In 1998, Mike Parker Pearson and Ramilisonia theorised that there was a ceremonial way linking Durrington Walls with Stonehenge (linking the “land of the living” with the “land of the dead”). This theory was met with considerable scepticism but in 2005, Mike’s team excavated a 30 metre wide specially constructed flint “roadway” leading from Durrington Walls to the River Avon (in line with the midwinter sunrise). Then in 2008, they discovered Bluestonehenge further downstream, and this then linked up in a long ‘ceremonial way’ to join the (previously known) Avenue straight into Stonehenge (in alignment with the midwinter sunset). These two discoveries (and an enormous amount of painstaking work!) proved that the original theory was correct.

Mike now has an exciting new theory about the importance of western burial grounds to Stonehenge. This can be found in his written representation dated 3 Jan 2019. For example, he says “dating to before Stonehenge, the long barrows’ distribution may have a bearing on why Stonehenge was located where it is” and “may be related to the one or more stages in the construction and use of Stonehenge”. Suffice to say that the western burial grounds are crucial to discovering a lot more new information about Stonehenge.

A lot of great discoveries started out as theories which later turn out to be true. We think that a lot of archaeologists would trust Mike’s judgement and vast experience and say that, IF the tunnel is approved, then it will plough through the western burial grounds and much of Stonehenge’s fascinating history will be lost………forever!

The renowned academic, Professor Dame Mary Beard, has added her voice to nationwide concerns over major development in Old Oswestry hillfort’s historical setting.

The Much Wenlock born classics professor, writer and TV presenter is among numerous celebrities who have been reacting on social media to Galliers Homes’ proposals for 91 houses as the consultation deadline approaches.

Others include the academic and TV personality, Professor Alice Roberts, Francis Pryor of Channel 4 Time Team fame, as well as John Challis, Boycie from Only Fools and Horses, and Viv and Ralf from Channel 4’s Gogglebox. The award-winning author and Waterstones Children’s Laureate, Cressida Cowell, also tweeted her support.

The social media activity saw a surge in objections, which Shropshire Council’s planning office confirmed caused temporary problems for some people submitting comments online, according to campaign group HOOOH.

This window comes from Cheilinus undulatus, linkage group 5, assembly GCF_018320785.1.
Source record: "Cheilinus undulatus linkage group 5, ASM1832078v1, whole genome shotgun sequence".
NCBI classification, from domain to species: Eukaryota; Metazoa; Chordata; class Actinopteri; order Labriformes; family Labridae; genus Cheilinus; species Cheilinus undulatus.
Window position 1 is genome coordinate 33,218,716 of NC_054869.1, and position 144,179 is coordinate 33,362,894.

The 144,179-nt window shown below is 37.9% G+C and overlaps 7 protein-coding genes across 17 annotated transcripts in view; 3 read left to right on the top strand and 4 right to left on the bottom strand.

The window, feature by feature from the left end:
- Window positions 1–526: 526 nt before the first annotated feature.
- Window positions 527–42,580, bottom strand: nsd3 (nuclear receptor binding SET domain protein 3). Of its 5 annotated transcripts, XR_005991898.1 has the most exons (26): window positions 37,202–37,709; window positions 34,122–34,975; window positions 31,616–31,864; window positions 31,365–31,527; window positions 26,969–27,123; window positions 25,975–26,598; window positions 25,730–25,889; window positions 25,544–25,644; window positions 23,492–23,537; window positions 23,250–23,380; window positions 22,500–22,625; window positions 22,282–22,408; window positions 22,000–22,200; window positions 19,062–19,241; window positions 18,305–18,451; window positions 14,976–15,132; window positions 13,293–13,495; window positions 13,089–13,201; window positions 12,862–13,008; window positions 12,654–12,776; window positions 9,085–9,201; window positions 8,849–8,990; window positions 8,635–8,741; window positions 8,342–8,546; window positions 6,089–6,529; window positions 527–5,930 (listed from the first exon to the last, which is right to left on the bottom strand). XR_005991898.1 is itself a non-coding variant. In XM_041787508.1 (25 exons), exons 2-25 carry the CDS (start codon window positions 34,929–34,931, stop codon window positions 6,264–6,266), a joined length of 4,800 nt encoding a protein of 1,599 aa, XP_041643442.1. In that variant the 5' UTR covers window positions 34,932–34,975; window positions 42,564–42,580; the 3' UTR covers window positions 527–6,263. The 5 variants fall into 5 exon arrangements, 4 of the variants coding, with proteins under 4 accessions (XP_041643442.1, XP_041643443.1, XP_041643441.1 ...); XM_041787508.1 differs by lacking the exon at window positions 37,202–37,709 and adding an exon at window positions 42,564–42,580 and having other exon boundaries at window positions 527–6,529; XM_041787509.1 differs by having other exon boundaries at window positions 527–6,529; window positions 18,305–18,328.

Oswestry Town Council, Cambrian Heritage Railways and OBHAG (Oswestry & Border Archaeology & History Group) are among local stakeholders maintaining their opposition. Influential national heritage bodies have also objected, including the CBA (Council for British Archaeology), RESCUE (the British Archaeological Trust) and The Prehistoric Society.

Heritage experts insist that development will damage Old Oswestry’s landscape setting and harm its significance contrary to national planning rules. The proposals also contravene Shropshire Council’s local plan policy, with half of the development extending beyond Historic England’s stated northern limit.

In Professor Alice Roberts’ objection on Shropshire Council’s website, she states: “Old Oswestry Hillfort is one of the best preserved hill forts in Britain. The proposed plan exceeds existing limits to development, and fundamentally fails to respect both the national importance of this site and its importance to local people. The development would have an irreversible impact on this very important piece of our national heritage.”

A spokesperson for HOOOH said: “The Inspector’s criteria for rubberstamping this land allocation six years ago in Shropshire’s SAMDev plan have fundamentally changed. Oswestry’s targets for annual housing delivery are being scaled back, while changes concerning the legal status of the adjacent Cambrian line as an operating railway prevent the development from meeting key sustainability criteria on pedestrian and cycle access.

“New studies reaffirming the high value of the landscape around the hillfort north of Oswestry have seen Shropshire Council rule out any further allocations within this most sensitive of areas in their local plan review to 2036. The slim justification for housing that councillors and the Inspector were led to believe in 2014 no longer stands, and the site should simply not be developed.

“The masterplan for the current application entirely fails to meet Historic England’s requirements on the northern limit for building and acceptable design, and therefore Shropshire’s northern planning committee has compelling grounds to refuse permission.”

These are the third set of plans to be submitted by Galliers Homes within a year, prompting huge opposition each time. Objections on the planning portal (as of 19 April 2020) have reached almost 200, exceeding total objections to each of the previous and subsequently withdrawn submissions.

The 3,000-year-old hillfort is widely referred to as ‘The Stonehenge of the Iron Age’ for its unique design and pivotal importance together with its landscape for the understanding of Iron Age society.

The deadline for public comments is today (April 20). People can view the planning application and make representations by searching 20/01033/EIA via the link: https://pa.shropshire.gov.uk/online-applications/

HOOOH said: “If people experience problems registering and submitting comments on the planning portal, we recommend that they email them instead to:  planning.northern@shropshire.gov.uk.”

Further information on the 8-year planning wrangle over Old Oswestry’s setting and issues concerning development is available at www.oldowestryhillfort.co.uk